Korean Canadian


Korean Canadian

Ethnic group
group=Korean Canadians
population=260,000
regions=Toronto, Vancouver
langs=Korean, English, French
rels= Christianity, Buddhism
related-c=Koreans

Korean Canadians are Canadians of Korean descent. According to South Korea's Ministry of Foreign Affairs and Trade, there were about 260,000 Koreans or people of Korean descent in Canada as of 2005 [ [http://www.mofat.go.kr/english/regions/namerica/20070803/1_321.jsp Ministry of Foreign Affairs ] ] , making them the 5th-largest group of overseas Koreans (behind the "Koryo-saram" in the former USSR and ahead of Korean Australians).cite web|url=http://www.mofat.go.kr/mofat/mk_a006/mk_b037/1189818_634.html|publisher=Ministry of Foreign Affairs and Trade, Republic of Korea|date=2005|accessdate=2007-07-10|title=2005년도 재외동포현황 (2005 Present Status of Overseas Compatriots)] In addition, the South Korean government has estimated that there are at least 100,000 Koreans living illegally in Canada. [ [http://www.asianpacificpost.com/portal2/402881910674ebab010674f4dc931503.do.html 100,000 Koreans living illegally in Canada ] ]

History

The first Koreans to come to Canada were local Christians sent by Canadian missionaries as seminary students. Very few settled in Canada; as late as 1965, the total permanent Korean population of Canada was estimated at only 70. However, with the 1966 reform of Canadian immigration laws, South Korean immigration to Canada began to grow; between 1970 and 1980, 18,148 Koreans immigrated to Canada, and another 17,583 came in the following decade.cite conference|last=Yoon|first=In-Jin|title=Understanding the Korean Diaspora from Comparative Perspectives|booktitle=Asia Culture Forum|date=2006|url=http://www.cct.go.kr/data/acf2006/multi/multi_0201_In-Jin%20Yoon.pdf|accessdate=2007-07-11] In the late 1990s, South Korea became the fifth-largest source of immigrants to Canada. Toronto has the country's largest absolute number of Koreans, but Vancouver is experiencing the highest rate of growth in its Korean population, with a 69% increase since 1996. In 2001, the number of Korean emigrants headed for Canada exceeded the number headed for the United States. The number of temporary residents has also grown ever since the Canadian government granted a visa waiver to South Korea; South Korea was the largest supplier of international students to Canada in the late 1990s. [cite journal|title=An Exploration of the Korean-Canadian Community in Vancouver|last=Kwak|first=Min-Jung|date=July 2004|journal=Research on Immigration and Integration in the Metropolis Working Paper Series|volume=4|issue=14|url=http://riim.metropolis.net/Virtual%20Library/2004/WP04-14.pdf|accessdate=2007-07-11] Aside from South Korea, some immigrants are also drawn from among the population of Koreans in China. The 1990s growth in South Korean migration to Canada occurred at a time when Canadian unemployment was high and income growth was low relative to the United States; one pair of researchers demonstrated that numbers of migrants were correlated with the exchange rate; the weakness of the Canadian dollar relative to the United States dollar meant that South Korean migrants bringing savings to Canada for investment would be relatively richer than those going to the United States. Other factors suggested as drivers behind the growth of South Korean immigration to Canada included domestic anti-Americanism and the large presence of Canadian English teachers in local "hagwon". [cite paper|title=Korean Migration to North America: Some Prices That Matter|author=Han, J.D.|coauthor=Peter Ibbott|publisher=University of Western Ontario|date=2004-10-11|accessdate=2007-07-11|url=http://www.unb.ca/econ/acea/documents/korean.pdf]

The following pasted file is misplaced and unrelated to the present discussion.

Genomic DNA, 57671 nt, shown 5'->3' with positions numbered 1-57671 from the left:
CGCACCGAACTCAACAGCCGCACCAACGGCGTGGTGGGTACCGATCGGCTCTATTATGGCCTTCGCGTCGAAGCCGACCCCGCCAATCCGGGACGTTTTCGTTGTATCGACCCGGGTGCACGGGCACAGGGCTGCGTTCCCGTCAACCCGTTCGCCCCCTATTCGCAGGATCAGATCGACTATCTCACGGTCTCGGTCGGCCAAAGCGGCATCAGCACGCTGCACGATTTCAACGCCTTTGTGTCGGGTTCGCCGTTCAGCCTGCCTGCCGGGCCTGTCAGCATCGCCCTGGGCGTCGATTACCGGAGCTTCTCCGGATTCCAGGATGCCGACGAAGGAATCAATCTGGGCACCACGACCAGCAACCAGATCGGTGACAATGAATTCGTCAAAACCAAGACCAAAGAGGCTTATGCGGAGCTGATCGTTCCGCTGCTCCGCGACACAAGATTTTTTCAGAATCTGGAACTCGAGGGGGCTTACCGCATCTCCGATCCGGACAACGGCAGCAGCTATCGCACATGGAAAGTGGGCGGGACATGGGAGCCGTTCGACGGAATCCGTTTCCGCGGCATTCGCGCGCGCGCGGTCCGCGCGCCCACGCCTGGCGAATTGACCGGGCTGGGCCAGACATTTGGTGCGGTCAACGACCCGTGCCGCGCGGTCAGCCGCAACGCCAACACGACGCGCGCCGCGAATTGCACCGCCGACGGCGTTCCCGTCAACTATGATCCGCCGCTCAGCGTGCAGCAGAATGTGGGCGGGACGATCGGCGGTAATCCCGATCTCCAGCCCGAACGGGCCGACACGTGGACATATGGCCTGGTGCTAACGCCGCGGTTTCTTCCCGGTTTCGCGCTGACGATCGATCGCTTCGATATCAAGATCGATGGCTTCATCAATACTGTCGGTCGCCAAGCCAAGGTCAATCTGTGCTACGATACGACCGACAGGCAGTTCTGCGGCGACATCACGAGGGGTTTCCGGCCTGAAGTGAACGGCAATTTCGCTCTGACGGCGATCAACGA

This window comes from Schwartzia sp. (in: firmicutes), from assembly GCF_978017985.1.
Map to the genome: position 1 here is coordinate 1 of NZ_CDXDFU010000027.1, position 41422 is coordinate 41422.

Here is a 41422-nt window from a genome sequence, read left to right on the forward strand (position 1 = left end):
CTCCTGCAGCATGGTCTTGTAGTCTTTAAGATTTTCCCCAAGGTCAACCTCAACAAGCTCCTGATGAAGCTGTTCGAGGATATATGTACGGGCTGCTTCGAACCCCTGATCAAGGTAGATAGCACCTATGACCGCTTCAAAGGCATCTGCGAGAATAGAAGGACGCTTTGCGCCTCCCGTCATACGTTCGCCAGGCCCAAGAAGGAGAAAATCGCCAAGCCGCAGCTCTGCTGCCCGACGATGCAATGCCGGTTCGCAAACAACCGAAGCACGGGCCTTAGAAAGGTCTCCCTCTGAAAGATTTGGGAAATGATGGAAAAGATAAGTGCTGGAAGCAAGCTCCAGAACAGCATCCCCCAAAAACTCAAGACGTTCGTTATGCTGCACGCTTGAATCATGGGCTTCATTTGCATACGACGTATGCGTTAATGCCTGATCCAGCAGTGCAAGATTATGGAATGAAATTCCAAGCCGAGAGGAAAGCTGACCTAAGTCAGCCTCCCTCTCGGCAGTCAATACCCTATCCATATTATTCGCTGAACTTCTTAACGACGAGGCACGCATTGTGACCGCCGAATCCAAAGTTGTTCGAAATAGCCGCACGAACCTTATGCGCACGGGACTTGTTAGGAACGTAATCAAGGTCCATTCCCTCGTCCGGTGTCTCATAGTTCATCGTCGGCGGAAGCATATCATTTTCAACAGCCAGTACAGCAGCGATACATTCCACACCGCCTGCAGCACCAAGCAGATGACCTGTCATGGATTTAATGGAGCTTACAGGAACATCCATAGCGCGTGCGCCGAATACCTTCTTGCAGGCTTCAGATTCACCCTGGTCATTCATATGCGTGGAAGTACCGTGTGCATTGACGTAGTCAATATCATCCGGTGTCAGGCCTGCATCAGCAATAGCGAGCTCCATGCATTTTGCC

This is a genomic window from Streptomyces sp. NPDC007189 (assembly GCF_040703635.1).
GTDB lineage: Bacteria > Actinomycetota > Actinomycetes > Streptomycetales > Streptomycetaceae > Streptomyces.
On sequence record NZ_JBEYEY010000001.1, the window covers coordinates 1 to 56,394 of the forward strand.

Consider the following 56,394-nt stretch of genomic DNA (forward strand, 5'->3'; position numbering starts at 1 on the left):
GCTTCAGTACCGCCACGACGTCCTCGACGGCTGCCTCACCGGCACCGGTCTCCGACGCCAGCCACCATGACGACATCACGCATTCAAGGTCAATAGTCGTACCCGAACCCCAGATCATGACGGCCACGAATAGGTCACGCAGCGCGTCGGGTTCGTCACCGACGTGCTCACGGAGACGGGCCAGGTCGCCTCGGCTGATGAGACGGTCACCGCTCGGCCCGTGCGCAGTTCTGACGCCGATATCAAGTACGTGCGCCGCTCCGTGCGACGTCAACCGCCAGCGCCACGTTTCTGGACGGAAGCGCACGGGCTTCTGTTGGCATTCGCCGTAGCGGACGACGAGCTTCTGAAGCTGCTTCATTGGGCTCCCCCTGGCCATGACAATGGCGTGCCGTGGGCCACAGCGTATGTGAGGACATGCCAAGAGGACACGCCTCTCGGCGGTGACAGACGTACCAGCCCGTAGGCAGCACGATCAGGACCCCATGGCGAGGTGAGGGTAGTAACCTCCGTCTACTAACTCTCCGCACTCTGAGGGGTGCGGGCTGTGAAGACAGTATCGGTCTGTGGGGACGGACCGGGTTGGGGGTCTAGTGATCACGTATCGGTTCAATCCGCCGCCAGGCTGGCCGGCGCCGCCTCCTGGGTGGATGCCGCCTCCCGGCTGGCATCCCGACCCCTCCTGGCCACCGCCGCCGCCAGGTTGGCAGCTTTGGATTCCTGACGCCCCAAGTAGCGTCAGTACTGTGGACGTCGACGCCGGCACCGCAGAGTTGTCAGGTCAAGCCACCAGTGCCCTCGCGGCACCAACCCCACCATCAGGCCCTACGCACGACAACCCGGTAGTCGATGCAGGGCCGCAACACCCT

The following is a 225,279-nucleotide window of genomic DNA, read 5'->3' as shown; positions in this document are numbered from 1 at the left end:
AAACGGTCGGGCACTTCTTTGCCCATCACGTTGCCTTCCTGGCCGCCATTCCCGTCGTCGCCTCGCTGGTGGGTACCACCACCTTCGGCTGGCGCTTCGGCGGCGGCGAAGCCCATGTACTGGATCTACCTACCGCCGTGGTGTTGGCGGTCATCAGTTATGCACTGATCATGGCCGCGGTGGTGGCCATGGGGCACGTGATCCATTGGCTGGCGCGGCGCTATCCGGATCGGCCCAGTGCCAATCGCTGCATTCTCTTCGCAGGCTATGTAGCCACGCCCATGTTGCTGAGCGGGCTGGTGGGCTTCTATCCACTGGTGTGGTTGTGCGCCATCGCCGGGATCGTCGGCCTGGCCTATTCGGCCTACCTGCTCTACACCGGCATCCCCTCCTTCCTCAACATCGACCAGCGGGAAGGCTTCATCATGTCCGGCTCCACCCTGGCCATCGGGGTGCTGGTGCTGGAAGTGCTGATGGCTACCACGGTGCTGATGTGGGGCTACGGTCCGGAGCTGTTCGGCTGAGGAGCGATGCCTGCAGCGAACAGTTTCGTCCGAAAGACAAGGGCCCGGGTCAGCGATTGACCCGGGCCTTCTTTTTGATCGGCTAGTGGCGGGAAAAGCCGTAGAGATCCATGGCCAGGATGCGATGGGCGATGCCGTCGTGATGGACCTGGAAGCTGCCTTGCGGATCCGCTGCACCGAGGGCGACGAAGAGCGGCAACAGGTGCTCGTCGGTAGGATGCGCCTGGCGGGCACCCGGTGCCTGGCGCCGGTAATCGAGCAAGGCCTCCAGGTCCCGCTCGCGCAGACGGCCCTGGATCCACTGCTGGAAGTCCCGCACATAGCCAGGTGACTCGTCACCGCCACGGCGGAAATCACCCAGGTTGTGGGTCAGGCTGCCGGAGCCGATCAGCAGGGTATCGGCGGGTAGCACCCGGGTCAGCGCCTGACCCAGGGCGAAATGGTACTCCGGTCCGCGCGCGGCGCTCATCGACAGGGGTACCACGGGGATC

Demographics

Figures from the South Korean Ministry of Foreign Affairs and Trade showed 86,084 Canadian citizens, 72,077 permanent residents, 20,738 people on student visas, and 19,271 other temporary residents. The Canada 2001 Census recorded 101,715 Canadians of Korean descent, but was suspected of having undercounted the population. According to the Canada 1996 Census, 53.6% of Korean immigrants to Canada had attended a four-year tertiary institution, as compared to 23% of the general population. However, because their qualifications and technical certifications are often not recognised by Canadian employers, Korean immigrants often take jobs not commensurate with their education; 40% worked in family-owned businesses, and their average personal income is only 67% that of the average Canadian resident.

ee also

* List of people of Korean descent in Canada

References

External links

* [http://www.multiculturalcanada.ca Multicultural Canada website] includes digitized issues of Minjoong Shinmoon newspaper


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